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Guinea Fowl coop design  RSS feed

 
Matthew Schror
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I am getting guinea fowl and I want to build their coop on a trailer. I have read that they dont need nesting boxes, they just need bars to perch on.
Does anyone have info on the size house I need for them? Im starting with 20 keets but I know they will be thinned out. Where can I find pics of what the inside should be like? They will eventually have run of my farm and I am going to try to train them to return at night.

Any info would be appreciated.
 
Matthew Jones
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Hi I don't post much, just read thing, but I have a pretty long history working with guinea's so I thought I would chime in.
Your correct about the perching, but don't build a perch that is multi level, that tends to lead competition and the roosters will definitely start fighting for pecking order over something that simple next spring. The hens not so much but they will instigate the fight to pick a mate and multi teared perched just makes it worse. 2x4's work good for perches. Lean two type structures are really good for a coop but whatever you build make sure they can see outside equally. Think it through and look for competition choke points.

You didn't say how big the trailer was but as they grow older they will want to spread out into there little clicks. Not giving them that room can instigate fights amongst the hens. And they tend to really be the problem. They want to live in trees at night and eventually they will find a good clump of cover and start laying eggs. The rest of the flock will begin to ignore them at that point and if your in a "Wild" zone with predators they'll start disappearing. When they start hitting the trees at night and they will, that is when the pecking order will ensue in the roosters and fights start to break out over who is king. Trees are multi level perches.

The best practice is to start them at a young age by opening the cage door, letting them slowly creep out then come up with a signature call "Hungary Birdies" and clap a bit and coax them back in. Do this daily, so they get that they are supposed to go in. Re enforce as they grow older by doing that before feeding. It doesn't take them long as juveniles to get the picture. This will help some.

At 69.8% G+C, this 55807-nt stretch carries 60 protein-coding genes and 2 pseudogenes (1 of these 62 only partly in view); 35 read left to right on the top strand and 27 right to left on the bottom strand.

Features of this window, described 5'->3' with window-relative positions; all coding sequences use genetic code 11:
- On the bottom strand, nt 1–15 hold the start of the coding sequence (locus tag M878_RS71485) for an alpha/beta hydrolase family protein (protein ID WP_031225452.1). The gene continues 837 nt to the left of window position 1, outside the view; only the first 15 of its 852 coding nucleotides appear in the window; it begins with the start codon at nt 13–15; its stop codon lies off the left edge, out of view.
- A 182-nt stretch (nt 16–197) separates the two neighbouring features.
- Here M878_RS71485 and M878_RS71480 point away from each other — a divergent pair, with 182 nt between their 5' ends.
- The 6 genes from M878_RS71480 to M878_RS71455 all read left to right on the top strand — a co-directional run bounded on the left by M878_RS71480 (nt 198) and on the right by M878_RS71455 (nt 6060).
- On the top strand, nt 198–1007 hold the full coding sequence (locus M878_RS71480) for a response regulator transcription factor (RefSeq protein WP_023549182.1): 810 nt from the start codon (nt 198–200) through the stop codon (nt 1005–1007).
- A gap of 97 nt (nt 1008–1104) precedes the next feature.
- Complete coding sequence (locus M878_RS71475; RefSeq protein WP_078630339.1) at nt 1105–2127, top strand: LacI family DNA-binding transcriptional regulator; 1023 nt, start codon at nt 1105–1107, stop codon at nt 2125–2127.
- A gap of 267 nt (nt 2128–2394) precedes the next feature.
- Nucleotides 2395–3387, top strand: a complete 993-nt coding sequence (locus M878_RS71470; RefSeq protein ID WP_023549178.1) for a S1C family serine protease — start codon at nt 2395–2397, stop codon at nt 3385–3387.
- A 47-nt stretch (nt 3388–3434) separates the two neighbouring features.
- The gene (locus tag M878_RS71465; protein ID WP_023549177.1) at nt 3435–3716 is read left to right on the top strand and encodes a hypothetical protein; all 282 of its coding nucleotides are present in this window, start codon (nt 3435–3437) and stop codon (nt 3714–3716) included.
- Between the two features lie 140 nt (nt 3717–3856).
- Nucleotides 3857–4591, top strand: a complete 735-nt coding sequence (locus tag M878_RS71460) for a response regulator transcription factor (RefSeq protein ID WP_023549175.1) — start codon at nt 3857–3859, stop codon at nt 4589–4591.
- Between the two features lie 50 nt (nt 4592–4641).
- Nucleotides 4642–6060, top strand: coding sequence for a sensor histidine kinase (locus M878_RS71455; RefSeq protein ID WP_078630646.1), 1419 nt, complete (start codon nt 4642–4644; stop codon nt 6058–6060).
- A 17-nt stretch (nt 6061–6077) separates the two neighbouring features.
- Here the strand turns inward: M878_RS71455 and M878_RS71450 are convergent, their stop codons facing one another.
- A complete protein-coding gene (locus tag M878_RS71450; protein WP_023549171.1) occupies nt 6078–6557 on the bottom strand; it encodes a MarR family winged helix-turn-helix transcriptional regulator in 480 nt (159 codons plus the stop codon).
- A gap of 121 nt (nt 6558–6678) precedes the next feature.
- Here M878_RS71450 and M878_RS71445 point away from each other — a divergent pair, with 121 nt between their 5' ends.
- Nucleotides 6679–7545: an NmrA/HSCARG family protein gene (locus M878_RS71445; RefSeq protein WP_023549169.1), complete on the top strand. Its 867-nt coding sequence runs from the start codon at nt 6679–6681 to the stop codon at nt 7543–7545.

Next year when they start trying to take to trees. Make that a bad decision but stay very calm when you do it. Throw pine cones or small object in there direction. As they come to ground use the signature call and clapping to drive them back to the cage. Hopefully you get all them down and back in then keep them locked down a day or 2. Eventually this may not work anymore as they grow older and dumber then rest assured if you have any night predators, Owls especially, they will do the convincing at that point that it is not safe outside at night. Accept the loss and hopefully they decide to go in after that. Well accept for the nesting hens.

With 20 birds your going to have your hands full. They are going to travel. Expect t0 see them at your neighbors house even if its a couple miles away. LOL
One thing a was very big turning point in a guineas behavior was switching them or raising them on organic food. Guinea behavior is dramatically different when fed anything that contains GMO. I used to feed Purina Game Bird and the Fowl would just go crazy and do everything they could to get themselves killed. They would get to a point that I could not do anything without causing them stress, which would lead to bad behavior. Now I feed them a 100 percent organic Broiler food and their disposition is very calm and very trusting. They look forward to that nightly feed and rarely do anything that is not within a predictable nature. They are also real friendly, often hanging around us and the dogs real close just to be with us. It was so different when we were feeding GMO Purina. Just drama 24/7 with them.

Last advice I can give though is do not fall in love. They die a lot. Everything kills them. I had one die who choked on a mouse it tried to eat. They do a good job with bugs and they are worth renewing the flock if needed. They are also very good at being watch dogs for everything that doesn't belong.

Matt 

Came back an Added this..... You want about 8 square feet per bird if possible. That tends to lead to lowest amount of stress. But then there is financial reality too. Just give them as much space as you can afford too.
 
Matthew Schror
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Matt,
Thanks for the reply. I will look into finding the food you suggested. I am not going to get attached to them because I know they will be cannon fodder for everything out there. That's why Im starting with 20. In all honesty, im not expecting to go in to winter with any, that way if some do survive I will consider myself lucky. I live in a very rural area with dense forest, farms, acres and acres of corn and soy etc. so the predators are all around.

I am going to try to train them to return at night and thanks for the tips. I figured there would be competition if the perches were different heights but the window idea is great. I was going to try to use opaque stuff for the ceiling so it wouldn't be a dark cave, since ive read that they wont go into a dark hole. I am looking for the biggest free, or nearly free trailer that I can find. I can also build a temporary run that attaches to the trailer so I can keep them herded when they are young or if there is a real predator problem. Im hoping they will see it as a safe and preferred place, but who knows.